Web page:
Two people sitting next to each other doesn’t guarantee that they’ll share info or collaborate.
I’ve seen businesses make the mistake of “trying out” letting a highly successful employee or a handful of employees work from home, then watch like a hawk to see if they succeed. But it takes more than one person to make this work. It takes a whole team’s commitment to a shift in their workflow. And a company commitment to investing in the resources and the patience to make it work. This can be hard and expensive, but it’s definitely worth it in the long run.
Describe your usual work environment when you're out of the office.
Everyone on the team spends at least one day a week working from home, usually Wednesday which is our “no meeting day.” By pushing everyone out of the office once a week we make sure we all, myself included, are keeping our virtual communication skills and tools honed. On Wednesday, I work from the overstuffed chair in my bedroom looking out over the treetop view of my back yard and the wooded area behind it. I keep a TV with news programming on all day. I do most of my writing on Wednesday and catch up on emails.
How do you personally manage work/life balance?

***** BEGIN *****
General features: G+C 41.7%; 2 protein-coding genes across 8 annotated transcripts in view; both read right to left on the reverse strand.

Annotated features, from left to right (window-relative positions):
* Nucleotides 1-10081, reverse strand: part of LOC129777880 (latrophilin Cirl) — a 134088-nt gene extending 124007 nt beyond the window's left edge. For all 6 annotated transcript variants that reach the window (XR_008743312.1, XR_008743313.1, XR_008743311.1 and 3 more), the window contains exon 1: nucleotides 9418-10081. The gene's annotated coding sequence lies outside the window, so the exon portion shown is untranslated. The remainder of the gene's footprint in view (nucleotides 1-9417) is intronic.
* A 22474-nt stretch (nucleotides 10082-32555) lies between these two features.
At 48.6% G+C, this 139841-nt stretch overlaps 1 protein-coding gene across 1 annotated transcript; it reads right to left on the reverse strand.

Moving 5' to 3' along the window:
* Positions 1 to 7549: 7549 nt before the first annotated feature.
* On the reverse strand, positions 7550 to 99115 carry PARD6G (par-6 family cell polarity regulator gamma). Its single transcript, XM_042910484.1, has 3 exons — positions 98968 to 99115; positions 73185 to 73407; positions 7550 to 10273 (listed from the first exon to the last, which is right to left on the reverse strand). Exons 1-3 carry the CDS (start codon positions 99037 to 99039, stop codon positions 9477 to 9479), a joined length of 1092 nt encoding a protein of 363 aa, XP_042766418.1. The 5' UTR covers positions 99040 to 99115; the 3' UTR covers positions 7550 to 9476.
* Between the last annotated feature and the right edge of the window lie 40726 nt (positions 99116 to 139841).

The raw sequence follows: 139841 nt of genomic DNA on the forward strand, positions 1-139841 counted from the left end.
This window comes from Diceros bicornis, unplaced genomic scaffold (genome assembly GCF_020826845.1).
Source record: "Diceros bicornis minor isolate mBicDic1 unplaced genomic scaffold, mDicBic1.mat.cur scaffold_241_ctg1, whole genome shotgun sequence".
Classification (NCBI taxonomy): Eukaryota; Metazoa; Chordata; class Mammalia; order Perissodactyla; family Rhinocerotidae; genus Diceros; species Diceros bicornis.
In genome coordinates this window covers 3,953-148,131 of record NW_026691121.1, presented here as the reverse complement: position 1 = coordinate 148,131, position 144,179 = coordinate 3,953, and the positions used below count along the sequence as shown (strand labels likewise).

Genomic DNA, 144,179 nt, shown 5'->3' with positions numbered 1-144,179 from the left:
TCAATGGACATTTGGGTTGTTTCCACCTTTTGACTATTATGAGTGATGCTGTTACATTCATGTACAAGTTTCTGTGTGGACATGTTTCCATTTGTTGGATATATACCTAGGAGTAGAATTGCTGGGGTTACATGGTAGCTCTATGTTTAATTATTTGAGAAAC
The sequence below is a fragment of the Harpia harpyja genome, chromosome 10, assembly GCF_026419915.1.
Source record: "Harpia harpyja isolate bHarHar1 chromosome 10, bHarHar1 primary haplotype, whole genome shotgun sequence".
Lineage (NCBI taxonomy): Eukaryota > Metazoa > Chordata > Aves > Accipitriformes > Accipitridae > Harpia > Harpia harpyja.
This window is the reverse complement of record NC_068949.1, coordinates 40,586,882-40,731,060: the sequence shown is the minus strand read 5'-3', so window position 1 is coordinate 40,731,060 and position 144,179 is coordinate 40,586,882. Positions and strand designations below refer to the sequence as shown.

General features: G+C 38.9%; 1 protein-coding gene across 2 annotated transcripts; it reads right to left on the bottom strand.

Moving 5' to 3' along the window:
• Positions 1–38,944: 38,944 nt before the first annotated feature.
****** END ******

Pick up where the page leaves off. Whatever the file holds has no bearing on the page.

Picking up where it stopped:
There is no balance. My work and home life are almost always unbalanced. There are times when my family takes the priority. There are times when my business takes the priority. So I work constantly to build trust and communication with my team and with my family so that they always know what’s happening, and why I’m making the decisions I am. This can be easy during “high priority” events - when a child is sick or when we’re launching a new product, then it’s easy to make the call on where the priority should be. The thousands of in between events I’m constantly monitoring, weighing and gut checking are much, much trickier. Sometimes I miss things, but I don’t beat myself up over it. And so far no one on my team or in my family has beat me up on it either. My team passionately wants me to be a successful mom. My family passionately wants my business to succeed. I work hard to keep it that way.